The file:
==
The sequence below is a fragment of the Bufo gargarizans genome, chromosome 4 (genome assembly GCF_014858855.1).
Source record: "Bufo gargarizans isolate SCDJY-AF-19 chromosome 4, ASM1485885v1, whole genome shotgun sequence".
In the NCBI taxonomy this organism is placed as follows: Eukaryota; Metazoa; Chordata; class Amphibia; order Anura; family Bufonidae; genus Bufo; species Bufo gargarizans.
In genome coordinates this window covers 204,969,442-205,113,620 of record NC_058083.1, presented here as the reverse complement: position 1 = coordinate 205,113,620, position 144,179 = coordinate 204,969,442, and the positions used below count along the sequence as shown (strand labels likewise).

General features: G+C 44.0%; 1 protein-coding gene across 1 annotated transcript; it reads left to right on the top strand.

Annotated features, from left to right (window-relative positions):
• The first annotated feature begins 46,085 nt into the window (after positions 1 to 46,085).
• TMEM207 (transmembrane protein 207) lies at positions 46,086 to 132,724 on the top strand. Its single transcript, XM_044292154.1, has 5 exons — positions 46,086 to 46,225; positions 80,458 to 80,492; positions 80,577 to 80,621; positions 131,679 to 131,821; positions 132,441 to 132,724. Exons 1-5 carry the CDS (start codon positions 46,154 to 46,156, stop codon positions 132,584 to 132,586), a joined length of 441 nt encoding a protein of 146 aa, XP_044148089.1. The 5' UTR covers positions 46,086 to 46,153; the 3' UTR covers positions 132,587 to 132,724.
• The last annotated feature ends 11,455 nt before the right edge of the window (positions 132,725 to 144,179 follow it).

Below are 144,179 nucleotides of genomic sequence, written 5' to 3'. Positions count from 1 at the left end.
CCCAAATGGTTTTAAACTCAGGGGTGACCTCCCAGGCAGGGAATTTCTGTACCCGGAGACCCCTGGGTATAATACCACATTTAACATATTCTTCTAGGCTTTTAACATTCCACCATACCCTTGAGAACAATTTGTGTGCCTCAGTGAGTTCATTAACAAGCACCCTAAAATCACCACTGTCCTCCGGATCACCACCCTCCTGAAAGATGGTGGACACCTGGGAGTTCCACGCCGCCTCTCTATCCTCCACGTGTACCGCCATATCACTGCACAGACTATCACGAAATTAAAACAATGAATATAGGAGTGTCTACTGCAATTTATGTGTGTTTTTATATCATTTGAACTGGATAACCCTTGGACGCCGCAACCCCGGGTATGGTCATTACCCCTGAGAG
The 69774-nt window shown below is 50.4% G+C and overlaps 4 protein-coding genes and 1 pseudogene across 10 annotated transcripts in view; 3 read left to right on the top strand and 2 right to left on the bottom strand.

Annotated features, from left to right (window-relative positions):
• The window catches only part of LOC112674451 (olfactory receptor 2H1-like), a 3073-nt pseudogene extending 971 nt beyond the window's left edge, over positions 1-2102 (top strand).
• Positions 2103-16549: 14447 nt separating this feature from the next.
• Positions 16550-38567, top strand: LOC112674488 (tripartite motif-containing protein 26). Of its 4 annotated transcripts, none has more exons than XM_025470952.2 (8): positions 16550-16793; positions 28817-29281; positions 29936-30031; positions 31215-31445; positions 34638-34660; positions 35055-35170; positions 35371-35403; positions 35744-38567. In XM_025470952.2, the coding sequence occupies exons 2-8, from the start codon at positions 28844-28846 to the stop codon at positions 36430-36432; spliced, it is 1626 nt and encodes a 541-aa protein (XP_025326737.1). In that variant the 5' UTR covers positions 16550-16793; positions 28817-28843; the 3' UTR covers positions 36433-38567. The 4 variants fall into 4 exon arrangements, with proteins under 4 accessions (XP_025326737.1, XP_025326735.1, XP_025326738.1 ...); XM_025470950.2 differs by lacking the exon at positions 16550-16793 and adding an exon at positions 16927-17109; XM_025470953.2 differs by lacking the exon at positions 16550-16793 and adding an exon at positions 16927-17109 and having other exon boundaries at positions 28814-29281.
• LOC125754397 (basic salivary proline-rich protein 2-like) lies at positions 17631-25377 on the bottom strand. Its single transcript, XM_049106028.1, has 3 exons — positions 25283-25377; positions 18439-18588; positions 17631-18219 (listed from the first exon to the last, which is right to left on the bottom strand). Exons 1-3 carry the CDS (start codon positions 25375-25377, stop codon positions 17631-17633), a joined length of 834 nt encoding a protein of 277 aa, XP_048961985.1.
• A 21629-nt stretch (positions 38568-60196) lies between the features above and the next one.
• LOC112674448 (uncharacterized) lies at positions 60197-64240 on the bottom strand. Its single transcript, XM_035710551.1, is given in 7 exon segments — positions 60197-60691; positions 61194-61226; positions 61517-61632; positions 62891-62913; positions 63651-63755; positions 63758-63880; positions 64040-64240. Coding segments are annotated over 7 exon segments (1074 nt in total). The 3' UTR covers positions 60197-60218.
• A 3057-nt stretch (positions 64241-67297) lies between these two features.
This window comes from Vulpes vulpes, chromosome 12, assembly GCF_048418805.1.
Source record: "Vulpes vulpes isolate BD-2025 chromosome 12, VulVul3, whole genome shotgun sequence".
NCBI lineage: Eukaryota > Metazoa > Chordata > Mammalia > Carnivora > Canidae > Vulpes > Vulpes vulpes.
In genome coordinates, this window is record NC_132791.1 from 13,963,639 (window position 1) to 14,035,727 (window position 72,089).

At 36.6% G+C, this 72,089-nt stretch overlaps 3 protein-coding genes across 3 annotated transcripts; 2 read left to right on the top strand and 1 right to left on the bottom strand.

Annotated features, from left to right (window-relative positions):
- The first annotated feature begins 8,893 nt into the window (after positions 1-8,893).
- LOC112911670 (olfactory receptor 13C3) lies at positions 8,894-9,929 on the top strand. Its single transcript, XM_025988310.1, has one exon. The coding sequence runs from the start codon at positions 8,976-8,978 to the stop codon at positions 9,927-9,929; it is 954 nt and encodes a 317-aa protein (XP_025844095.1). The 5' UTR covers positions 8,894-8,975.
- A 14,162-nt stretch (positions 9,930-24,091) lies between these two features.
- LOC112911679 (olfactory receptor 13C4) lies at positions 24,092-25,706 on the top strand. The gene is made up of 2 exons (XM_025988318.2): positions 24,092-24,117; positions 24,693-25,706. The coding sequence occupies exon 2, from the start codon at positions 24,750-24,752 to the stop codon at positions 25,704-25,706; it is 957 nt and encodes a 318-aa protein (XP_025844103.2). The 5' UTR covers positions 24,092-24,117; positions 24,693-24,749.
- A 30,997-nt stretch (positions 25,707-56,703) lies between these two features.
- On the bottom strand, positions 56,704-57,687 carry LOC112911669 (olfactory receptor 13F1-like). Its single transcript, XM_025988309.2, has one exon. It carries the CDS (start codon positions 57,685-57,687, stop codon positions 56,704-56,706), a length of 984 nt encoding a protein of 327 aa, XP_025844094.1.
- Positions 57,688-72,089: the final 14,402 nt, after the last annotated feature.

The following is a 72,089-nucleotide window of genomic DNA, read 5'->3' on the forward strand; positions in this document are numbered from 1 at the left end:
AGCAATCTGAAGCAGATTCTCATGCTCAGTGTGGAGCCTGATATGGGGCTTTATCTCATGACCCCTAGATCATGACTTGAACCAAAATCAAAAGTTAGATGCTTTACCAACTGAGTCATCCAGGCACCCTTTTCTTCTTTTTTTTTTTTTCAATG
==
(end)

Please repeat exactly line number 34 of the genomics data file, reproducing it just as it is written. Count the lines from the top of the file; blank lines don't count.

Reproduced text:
The following is a 72,089-nucleotide window of genomic DNA, read 5'->3' on the forward strand; positions in this document are numbered from 1 at the left end: